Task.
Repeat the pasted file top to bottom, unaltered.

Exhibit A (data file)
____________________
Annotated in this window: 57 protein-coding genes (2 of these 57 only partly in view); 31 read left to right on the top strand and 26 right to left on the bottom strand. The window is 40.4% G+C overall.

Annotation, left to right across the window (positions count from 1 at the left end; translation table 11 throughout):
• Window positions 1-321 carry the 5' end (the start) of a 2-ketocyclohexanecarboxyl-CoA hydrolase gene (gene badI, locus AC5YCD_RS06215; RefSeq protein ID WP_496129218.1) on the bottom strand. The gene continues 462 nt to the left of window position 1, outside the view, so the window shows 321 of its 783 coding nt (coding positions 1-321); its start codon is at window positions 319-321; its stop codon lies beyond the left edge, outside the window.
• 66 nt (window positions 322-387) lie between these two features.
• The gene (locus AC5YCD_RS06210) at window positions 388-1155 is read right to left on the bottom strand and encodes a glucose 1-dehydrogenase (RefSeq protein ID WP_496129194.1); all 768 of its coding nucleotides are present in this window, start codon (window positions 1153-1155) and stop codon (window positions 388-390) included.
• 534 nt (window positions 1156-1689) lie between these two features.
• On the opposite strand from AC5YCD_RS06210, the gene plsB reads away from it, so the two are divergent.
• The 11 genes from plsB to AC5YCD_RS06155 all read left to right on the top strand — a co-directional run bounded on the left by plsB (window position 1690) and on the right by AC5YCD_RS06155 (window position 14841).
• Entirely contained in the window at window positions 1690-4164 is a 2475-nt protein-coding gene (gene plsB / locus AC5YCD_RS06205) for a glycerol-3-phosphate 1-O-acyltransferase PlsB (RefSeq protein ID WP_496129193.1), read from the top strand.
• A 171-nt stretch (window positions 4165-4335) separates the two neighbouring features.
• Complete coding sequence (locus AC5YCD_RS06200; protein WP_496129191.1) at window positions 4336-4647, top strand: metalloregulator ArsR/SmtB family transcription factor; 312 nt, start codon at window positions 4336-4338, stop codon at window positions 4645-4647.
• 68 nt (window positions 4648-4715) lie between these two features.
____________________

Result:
Annotated in this window: 57 protein-coding genes (2 of these 57 only partly in view); 31 read left to right on the top strand and 26 right to left on the bottom strand. The window is 40.4% G+C overall.

Annotation, left to right across the window (positions count from 1 at the left end; translation table 11 throughout):
• Window positions 1-321 carry the 5' end (the start) of a 2-ketocyclohexanecarboxyl-CoA hydrolase gene (gene badI, locus AC5YCD_RS06215; RefSeq protein ID WP_496129218.1) on the bottom strand. The gene continues 462 nt to the left of window position 1, outside the view, so the window shows 321 of its 783 coding nt (coding positions 1-321); its start codon is at window positions 319-321; its stop codon lies beyond the left edge, outside the window.
• 66 nt (window positions 322-387) lie between these two features.
• The gene (locus AC5YCD_RS06210) at window positions 388-1155 is read right to left on the bottom strand and encodes a glucose 1-dehydrogenase (RefSeq protein ID WP_496129194.1); all 768 of its coding nucleotides are present in this window, start codon (window positions 1153-1155) and stop codon (window positions 388-390) included.
• 534 nt (window positions 1156-1689) lie between these two features.
• On the opposite strand from AC5YCD_RS06210, the gene plsB reads away from it, so the two are divergent.
• The 11 genes from plsB to AC5YCD_RS06155 all read left to right on the top strand — a co-directional run bounded on the left by plsB (window position 1690) and on the right by AC5YCD_RS06155 (window position 14841).
• Entirely contained in the window at window positions 1690-4164 is a 2475-nt protein-coding gene (gene plsB / locus AC5YCD_RS06205) for a glycerol-3-phosphate 1-O-acyltransferase PlsB (RefSeq protein ID WP_496129193.1), read from the top strand.
• A 171-nt stretch (window positions 4165-4335) separates the two neighbouring features.
• Complete coding sequence (locus AC5YCD_RS06200; protein WP_496129191.1) at window positions 4336-4647, top strand: metalloregulator ArsR/SmtB family transcription factor; 312 nt, start codon at window positions 4336-4338, stop codon at window positions 4645-4647.
• 68 nt (window positions 4648-4715) lie between these two features.